Rejoice in the Lord always. I will say it again: Rejoice! Let your gentleness be evident to all. The Lord is near. Do not be anxious about anything, but in every situation, by prayer and petition, with thanksgiving, present your requests to God. And the peace of God, which transcends all understanding, will guard your hearts and your minds in Christ Jesus.

Philippians 4:4-7

21 October 2009

Some more Holiday Survival Tips

While "The One to Whom I Will Look" was quietly unfolding we had a week away on holidays.
Here's a peek.

This patch of forest was one block away from where we stayed.


As well as forests, there were many beautiful beaches. We went for a swim most afternoons here.


Well, the boys splashed around in the ocean, my husband went in once and otherwise we adults stood at the water's edge, ankle deep, watching the boys...the ocean, straight off the Antarctic in October is no place for me!


We took the boys to a farm for some up close and personal time with all sorts of groovy farm animals.


And one afternoon we walked along a skinny bush track down a valley into the most amazing karri forest. I gave the boys the camera to keep them amused while I just stood there, breathed deeply and marvelled at God's creation.


This trip away helped me to further refine my top ten tips for surviving school holidays, with particulare reference to trips away.

So here are five additional holiday tips when travelling away from home.

1. If booking a holiday house on the computer, don't be tricked by photos on the internet. Some clever photography could potentially make what is in actual fact an average house look amazing!

2. If the holiday house you have chosen has bottled gas for cooking, heating and keeping the showers hot, check that the spare bottle actually has gas in it when you arrive. Give yourself plenty of time to work out a contingency plan before all the gas runs out (on the weekend), especially if the spare bottle is empty and especially if you know the owners of the house are overseas!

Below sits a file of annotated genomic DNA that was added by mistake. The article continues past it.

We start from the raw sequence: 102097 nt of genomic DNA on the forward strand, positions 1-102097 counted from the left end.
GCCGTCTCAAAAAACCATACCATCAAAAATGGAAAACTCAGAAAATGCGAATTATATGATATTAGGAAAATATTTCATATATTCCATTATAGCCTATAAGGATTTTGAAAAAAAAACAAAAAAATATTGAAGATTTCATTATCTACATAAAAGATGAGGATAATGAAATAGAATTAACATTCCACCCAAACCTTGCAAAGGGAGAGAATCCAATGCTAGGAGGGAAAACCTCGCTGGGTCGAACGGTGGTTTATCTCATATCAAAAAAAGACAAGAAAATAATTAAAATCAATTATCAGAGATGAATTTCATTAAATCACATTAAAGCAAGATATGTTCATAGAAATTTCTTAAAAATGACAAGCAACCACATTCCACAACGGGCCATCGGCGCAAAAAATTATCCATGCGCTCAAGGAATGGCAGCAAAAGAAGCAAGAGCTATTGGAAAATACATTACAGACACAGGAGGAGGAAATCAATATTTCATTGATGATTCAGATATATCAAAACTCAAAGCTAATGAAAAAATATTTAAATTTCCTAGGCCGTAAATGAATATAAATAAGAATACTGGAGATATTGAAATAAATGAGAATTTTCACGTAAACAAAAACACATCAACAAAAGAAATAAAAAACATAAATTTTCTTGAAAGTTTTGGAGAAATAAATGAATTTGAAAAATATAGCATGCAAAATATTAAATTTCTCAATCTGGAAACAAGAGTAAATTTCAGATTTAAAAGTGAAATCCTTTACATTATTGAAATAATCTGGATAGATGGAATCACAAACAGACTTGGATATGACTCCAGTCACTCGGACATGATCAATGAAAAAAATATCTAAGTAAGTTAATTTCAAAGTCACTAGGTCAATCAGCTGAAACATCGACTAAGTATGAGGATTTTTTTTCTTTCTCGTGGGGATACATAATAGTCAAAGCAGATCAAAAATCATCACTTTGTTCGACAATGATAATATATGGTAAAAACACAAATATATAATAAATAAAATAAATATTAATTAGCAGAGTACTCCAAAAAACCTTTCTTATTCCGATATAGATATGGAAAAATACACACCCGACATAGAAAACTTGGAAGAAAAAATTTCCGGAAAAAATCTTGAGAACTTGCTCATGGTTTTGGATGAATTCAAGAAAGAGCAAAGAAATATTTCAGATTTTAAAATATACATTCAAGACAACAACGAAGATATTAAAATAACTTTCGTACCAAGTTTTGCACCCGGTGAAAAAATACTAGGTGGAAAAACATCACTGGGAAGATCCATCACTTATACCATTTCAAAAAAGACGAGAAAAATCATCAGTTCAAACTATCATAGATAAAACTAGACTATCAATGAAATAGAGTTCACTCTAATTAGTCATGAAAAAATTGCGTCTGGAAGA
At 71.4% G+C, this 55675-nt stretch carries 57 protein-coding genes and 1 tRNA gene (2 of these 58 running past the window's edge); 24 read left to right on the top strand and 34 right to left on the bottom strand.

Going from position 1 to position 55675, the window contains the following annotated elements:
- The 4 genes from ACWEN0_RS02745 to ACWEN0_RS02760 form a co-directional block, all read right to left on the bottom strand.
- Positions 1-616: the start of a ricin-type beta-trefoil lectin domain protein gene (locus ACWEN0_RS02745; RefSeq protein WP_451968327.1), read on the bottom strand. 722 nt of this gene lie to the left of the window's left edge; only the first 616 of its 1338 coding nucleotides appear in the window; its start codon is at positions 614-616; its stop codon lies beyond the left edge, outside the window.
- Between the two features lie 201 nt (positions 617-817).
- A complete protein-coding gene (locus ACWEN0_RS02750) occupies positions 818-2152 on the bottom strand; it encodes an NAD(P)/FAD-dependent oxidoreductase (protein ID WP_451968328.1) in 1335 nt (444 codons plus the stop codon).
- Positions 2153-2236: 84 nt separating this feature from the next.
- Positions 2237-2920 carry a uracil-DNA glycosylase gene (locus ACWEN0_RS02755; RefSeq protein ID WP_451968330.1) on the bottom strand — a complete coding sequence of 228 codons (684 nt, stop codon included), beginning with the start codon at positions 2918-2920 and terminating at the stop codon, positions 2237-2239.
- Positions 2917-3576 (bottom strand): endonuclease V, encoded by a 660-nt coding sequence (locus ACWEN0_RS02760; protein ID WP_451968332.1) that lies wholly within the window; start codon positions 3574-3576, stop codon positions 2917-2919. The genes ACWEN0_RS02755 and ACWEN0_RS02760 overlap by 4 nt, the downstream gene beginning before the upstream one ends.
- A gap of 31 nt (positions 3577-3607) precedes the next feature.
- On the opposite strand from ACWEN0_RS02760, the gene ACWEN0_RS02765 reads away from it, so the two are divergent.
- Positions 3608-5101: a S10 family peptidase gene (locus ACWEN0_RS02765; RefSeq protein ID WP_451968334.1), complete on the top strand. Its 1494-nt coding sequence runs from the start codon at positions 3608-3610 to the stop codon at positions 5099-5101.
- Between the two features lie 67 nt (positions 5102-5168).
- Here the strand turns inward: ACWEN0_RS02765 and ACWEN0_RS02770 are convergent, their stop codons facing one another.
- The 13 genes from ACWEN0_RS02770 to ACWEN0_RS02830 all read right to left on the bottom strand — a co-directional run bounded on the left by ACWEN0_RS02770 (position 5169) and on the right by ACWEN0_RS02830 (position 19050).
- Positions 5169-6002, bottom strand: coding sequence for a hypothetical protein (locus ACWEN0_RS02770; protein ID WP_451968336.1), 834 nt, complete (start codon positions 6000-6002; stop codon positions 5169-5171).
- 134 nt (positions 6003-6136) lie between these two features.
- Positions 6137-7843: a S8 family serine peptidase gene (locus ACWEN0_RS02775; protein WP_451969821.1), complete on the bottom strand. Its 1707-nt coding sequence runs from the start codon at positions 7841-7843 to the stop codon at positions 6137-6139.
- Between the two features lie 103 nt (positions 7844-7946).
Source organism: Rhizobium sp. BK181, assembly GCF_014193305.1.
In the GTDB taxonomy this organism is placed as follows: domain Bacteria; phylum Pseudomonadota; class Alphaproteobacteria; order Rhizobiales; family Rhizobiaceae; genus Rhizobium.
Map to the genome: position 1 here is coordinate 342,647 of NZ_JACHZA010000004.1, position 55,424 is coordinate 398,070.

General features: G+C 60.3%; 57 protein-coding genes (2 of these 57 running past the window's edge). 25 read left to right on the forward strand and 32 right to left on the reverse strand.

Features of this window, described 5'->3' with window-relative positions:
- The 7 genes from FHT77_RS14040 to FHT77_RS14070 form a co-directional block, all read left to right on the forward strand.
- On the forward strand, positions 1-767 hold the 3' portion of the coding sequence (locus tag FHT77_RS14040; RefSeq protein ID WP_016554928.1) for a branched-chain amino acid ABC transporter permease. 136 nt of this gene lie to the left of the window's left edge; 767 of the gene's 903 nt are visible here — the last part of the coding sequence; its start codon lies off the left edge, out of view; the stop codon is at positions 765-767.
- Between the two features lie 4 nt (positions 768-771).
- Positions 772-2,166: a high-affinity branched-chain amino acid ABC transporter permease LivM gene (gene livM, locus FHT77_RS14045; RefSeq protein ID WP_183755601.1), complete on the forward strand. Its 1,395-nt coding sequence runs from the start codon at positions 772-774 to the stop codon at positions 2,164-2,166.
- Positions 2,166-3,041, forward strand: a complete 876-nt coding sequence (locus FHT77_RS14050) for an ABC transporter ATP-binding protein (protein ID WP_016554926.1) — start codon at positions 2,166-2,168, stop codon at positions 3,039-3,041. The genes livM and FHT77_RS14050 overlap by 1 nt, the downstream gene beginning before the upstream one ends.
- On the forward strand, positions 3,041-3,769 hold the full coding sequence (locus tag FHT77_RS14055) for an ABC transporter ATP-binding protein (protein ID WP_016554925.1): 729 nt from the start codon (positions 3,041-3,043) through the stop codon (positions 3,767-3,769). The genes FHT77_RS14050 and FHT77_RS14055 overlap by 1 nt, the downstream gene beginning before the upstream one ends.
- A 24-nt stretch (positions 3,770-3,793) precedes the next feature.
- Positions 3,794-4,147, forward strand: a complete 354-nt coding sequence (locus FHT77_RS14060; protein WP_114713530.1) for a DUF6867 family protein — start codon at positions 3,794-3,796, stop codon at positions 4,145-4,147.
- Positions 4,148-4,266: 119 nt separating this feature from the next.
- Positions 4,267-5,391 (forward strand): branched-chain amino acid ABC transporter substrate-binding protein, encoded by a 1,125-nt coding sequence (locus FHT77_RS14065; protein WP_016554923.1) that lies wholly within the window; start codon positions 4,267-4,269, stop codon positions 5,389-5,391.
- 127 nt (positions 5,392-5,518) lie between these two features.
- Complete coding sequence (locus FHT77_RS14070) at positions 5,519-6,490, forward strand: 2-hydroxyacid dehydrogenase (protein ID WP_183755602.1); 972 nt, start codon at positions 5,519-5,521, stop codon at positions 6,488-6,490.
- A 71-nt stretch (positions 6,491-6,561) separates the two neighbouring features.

3. If you have room in the car (and we did because for the first time in six years we didn't pack a portacot, pram or stroller in the boot!) take your favourite kitchen knives, tea pot, coffee pot and mugs for happy food preparation and lovely moments with good tea and coffee in just the right cup. Holiday house cups are notoriously chunky and that just won't do!!

4. Bring pre-cooked meals. A bit before you leave on holiday, when you cook a lasagna, cook two and freeze one. And a curry. And a meal's worth of bolognese sauce. And a casserole. Take them all with you (frozen and in a good esky) and then you don't have to worry about cooking while you are away. (I didn't actually do this but a friend of mine who has also been on holidays recently did - and if you aren't travelling too far I think this has merit.)

5. And the big budgetting tip...When having lunch at the country town bakery just buy one sausage roll for the two small boys to share. If they eat it all and are still hungry (leaving space for the meringues - and a even an enormous meringue doesn't take up that much room) you can always buy a second sausage roll. Buying them a sausage roll each up front means that you effectively throw away a whole sausage roll between the two of them if a parent doesn't want to eat the leftovers. (And there isn't much to commend a half eaten, cold sausage roll - even to the most seasoned of parents.)

2 comments:

Sharon said...

I love that tip number five. Another helpful idea is to buy the tear apart loaves (and just eat them straight, without any butter or anything) rather than the similar small rolls. I can feed all my kids with a $5 tear-apart loaf but individual rolls would probably cost twice as much and then there is the time they all spend choosing which flavour topping they want to be added in! Of course, on holidays you have the time to give them leisure to choose.

~ Sharon

Meredith said...

That's a great idea. The thing that made this particular lunch expensive, as it turned out, wasa buying drinks as well, which we don't usually do. But against the extreme cost of a handful of bakery items and drinks, it seemed outrageous to then throw half eaten sausage rolls in the bin. Live and learn.